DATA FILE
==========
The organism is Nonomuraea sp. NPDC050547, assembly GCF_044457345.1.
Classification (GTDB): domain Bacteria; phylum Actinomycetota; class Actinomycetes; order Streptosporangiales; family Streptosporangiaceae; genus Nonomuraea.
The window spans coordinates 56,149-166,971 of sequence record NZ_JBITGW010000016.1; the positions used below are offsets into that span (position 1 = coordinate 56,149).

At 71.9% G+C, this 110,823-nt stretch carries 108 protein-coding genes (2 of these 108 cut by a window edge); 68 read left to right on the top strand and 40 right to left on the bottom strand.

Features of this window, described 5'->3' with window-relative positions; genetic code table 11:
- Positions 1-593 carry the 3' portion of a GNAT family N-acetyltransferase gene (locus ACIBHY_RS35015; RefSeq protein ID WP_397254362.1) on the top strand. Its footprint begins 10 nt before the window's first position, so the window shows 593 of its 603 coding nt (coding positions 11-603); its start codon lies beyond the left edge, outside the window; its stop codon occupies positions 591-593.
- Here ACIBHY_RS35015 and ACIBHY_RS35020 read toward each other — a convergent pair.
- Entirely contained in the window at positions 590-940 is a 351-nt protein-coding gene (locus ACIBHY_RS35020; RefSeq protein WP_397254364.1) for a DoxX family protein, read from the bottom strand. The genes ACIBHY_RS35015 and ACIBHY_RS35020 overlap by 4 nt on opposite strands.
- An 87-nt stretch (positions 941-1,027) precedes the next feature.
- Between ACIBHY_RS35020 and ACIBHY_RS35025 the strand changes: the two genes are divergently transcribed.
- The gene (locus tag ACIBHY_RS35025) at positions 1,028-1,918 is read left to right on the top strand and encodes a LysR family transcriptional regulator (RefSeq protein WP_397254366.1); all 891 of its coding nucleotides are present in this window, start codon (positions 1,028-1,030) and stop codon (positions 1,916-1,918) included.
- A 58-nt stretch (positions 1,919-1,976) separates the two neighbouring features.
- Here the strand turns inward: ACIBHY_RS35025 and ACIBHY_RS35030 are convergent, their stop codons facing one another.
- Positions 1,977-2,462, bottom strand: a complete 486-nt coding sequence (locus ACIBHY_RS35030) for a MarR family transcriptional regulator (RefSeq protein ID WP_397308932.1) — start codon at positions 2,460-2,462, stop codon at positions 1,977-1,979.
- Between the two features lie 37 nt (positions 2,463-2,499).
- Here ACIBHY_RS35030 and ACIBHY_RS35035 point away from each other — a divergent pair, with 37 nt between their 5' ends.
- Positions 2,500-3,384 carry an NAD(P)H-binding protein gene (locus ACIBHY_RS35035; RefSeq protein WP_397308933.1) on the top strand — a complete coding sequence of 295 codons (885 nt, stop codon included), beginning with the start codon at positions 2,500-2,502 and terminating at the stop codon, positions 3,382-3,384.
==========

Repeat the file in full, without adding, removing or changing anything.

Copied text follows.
The organism is Nonomuraea sp. NPDC050547, assembly GCF_044457345.1.
Classification (GTDB): domain Bacteria; phylum Actinomycetota; class Actinomycetes; order Streptosporangiales; family Streptosporangiaceae; genus Nonomuraea.
The window spans coordinates 56,149-166,971 of sequence record NZ_JBITGW010000016.1; the positions used below are offsets into that span (position 1 = coordinate 56,149).

At 71.9% G+C, this 110,823-nt stretch carries 108 protein-coding genes (2 of these 108 cut by a window edge); 68 read left to right on the top strand and 40 right to left on the bottom strand.

Features of this window, described 5'->3' with window-relative positions; genetic code table 11:
- Positions 1-593 carry the 3' portion of a GNAT family N-acetyltransferase gene (locus ACIBHY_RS35015; RefSeq protein ID WP_397254362.1) on the top strand. Its footprint begins 10 nt before the window's first position, so the window shows 593 of its 603 coding nt (coding positions 11-603); its start codon lies beyond the left edge, outside the window; its stop codon occupies positions 591-593.
- Here ACIBHY_RS35015 and ACIBHY_RS35020 read toward each other — a convergent pair.
- Entirely contained in the window at positions 590-940 is a 351-nt protein-coding gene (locus ACIBHY_RS35020; RefSeq protein WP_397254364.1) for a DoxX family protein, read from the bottom strand. The genes ACIBHY_RS35015 and ACIBHY_RS35020 overlap by 4 nt on opposite strands.
- An 87-nt stretch (positions 941-1,027) precedes the next feature.
- Between ACIBHY_RS35020 and ACIBHY_RS35025 the strand changes: the two genes are divergently transcribed.
- The gene (locus tag ACIBHY_RS35025) at positions 1,028-1,918 is read left to right on the top strand and encodes a LysR family transcriptional regulator (RefSeq protein WP_397254366.1); all 891 of its coding nucleotides are present in this window, start codon (positions 1,028-1,030) and stop codon (positions 1,916-1,918) included.
- A 58-nt stretch (positions 1,919-1,976) separates the two neighbouring features.
- Here the strand turns inward: ACIBHY_RS35025 and ACIBHY_RS35030 are convergent, their stop codons facing one another.
- Positions 1,977-2,462, bottom strand: a complete 486-nt coding sequence (locus ACIBHY_RS35030) for a MarR family transcriptional regulator (RefSeq protein ID WP_397308932.1) — start codon at positions 2,460-2,462, stop codon at positions 1,977-1,979.
- Between the two features lie 37 nt (positions 2,463-2,499).
- Here ACIBHY_RS35030 and ACIBHY_RS35035 point away from each other — a divergent pair, with 37 nt between their 5' ends.
- Positions 2,500-3,384 carry an NAD(P)H-binding protein gene (locus ACIBHY_RS35035; RefSeq protein WP_397308933.1) on the top strand — a complete coding sequence of 295 codons (885 nt, stop codon included), beginning with the start codon at positions 2,500-2,502 and terminating at the stop codon, positions 3,382-3,384.